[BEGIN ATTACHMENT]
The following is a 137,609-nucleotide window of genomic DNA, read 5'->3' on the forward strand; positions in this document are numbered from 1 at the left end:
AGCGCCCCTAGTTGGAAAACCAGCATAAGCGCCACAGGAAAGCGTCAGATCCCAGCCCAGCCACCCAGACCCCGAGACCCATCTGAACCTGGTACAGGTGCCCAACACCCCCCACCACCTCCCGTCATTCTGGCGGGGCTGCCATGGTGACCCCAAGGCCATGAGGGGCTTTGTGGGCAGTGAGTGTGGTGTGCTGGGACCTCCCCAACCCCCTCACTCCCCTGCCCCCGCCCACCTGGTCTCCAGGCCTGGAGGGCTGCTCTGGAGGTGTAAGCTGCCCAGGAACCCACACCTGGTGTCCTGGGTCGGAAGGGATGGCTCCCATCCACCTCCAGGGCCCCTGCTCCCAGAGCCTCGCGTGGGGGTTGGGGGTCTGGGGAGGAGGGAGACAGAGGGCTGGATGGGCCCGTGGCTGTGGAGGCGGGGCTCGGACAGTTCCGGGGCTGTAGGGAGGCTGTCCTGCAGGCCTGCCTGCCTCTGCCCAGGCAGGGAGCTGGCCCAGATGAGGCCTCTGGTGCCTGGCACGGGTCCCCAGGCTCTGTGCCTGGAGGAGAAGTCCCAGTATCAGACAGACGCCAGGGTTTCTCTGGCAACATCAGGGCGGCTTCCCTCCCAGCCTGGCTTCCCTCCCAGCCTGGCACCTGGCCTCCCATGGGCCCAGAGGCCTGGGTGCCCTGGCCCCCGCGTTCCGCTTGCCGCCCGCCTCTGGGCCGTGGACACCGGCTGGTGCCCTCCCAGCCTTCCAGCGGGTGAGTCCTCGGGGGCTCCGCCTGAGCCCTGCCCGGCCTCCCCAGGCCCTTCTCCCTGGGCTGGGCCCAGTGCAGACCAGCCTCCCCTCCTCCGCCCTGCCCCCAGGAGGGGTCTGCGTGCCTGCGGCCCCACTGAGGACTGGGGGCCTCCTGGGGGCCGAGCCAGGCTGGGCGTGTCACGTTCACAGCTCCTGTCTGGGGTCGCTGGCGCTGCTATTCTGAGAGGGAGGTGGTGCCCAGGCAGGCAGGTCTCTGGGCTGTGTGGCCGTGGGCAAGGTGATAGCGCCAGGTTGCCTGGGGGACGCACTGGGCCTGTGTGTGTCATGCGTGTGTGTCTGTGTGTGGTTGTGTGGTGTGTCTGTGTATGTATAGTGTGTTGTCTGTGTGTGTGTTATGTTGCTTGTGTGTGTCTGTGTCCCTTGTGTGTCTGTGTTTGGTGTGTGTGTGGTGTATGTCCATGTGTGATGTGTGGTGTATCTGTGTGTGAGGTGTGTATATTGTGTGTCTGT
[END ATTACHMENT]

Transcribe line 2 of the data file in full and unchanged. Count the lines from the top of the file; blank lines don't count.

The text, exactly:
AGCGCCCCTAGTTGGAAAACCAGCATAAGCGCCACAGGAAAGCGTCAGATCCCAGCCCAGCCACCCAGACCCCGAGACCCATCTGAACCTGGTACAGGTGCCCAACACCCCCCACCACCTCCCGTCATTCTGGCGGGGCTGCCATGGTGACCCCAAGGCCATGAGGGGCTTTGTGGGCAGTGAGTGTGGTGTGCTGGGACCTCCCCAACCCCCTCACTCCCCTGCCCCCGCCCACCTGGTCTCCAGGCCTGGAGGGCTGCTCTGGAGGTGTAAGCTGCCCAGGAACCCACACCTGGTGTCCTGGGTCGGAAGGGATGGCTCCCATCCACCTCCAGGGCCCCTGCTCCCAGAGCCTCGCGTGGGGGTTGGGGGTCTGGGGAGGAGGGAGACAGAGGGCTGGATGGGCCCGTGGCTGTGGAGGCGGGGCTCGGACAGTTCCGGGGCTGTAGGGAGGCTGTCCTGCAGGCCTGCCTGCCTCTGCCCAGGCAGGGAGCTGGCCCAGATGAGGCCTCTGGTGCCTGGCACGGGTCCCCAGGCTCTGTGCCTGGAGGAGAAGTCCCAGTATCAGACAGACGCCAGGGTTTCTCTGGCAACATCAGGGCGGCTTCCCTCCCAGCCTGGCTTCCCTCCCAGCCTGGCACCTGGCCTCCCATGGGCCCAGAGGCCTGGGTGCCCTGGCCCCCGCGTTCCGCTTGCCGCCCGCCTCTGGGCCGTGGACACCGGCTGGTGCCCTCCCAGCCTTCCAGCGGGTGAGTCCTCGGGGGCTCCGCCTGAGCCCTGCCCGGCCTCCCCAGGCCCTTCTCCCTGGGCTGGGCCCAGTGCAGACCAGCCTCCCCTCCTCCGCCCTGCCCCCAGGAGGGGTCTGCGTGCCTGCGGCCCCACTGAGGACTGGGGGCCTCCTGGGGGCCGAGCCAGGCTGGGCGTGTCACGTTCACAGCTCCTGTCTGGGGTCGCTGGCGCTGCTATTCTGAGAGGGAGGTGGTGCCCAGGCAGGCAGGTCTCTGGGCTGTGTGGCCGTGGGCAAGGTGATAGCGCCAGGTTGCCTGGGGGACGCACTGGGCCTGTGTGTGTCATGCGTGTGTGTCTGTGTGTGGTTGTGTGGTGTGTCTGTGTATGTATAGTGTGTTGTCTGTGTGTGTGTTATGTTGCTTGTGTGTGTCTGTGTCCCTTGTGTGTCTGTGTTTGGTGTGTGTGTGGTGTATGTCCATGTGTGATGTGTGGTGTATCTGTGTGTGAGGTGTGTATATTGTGTGTCTGT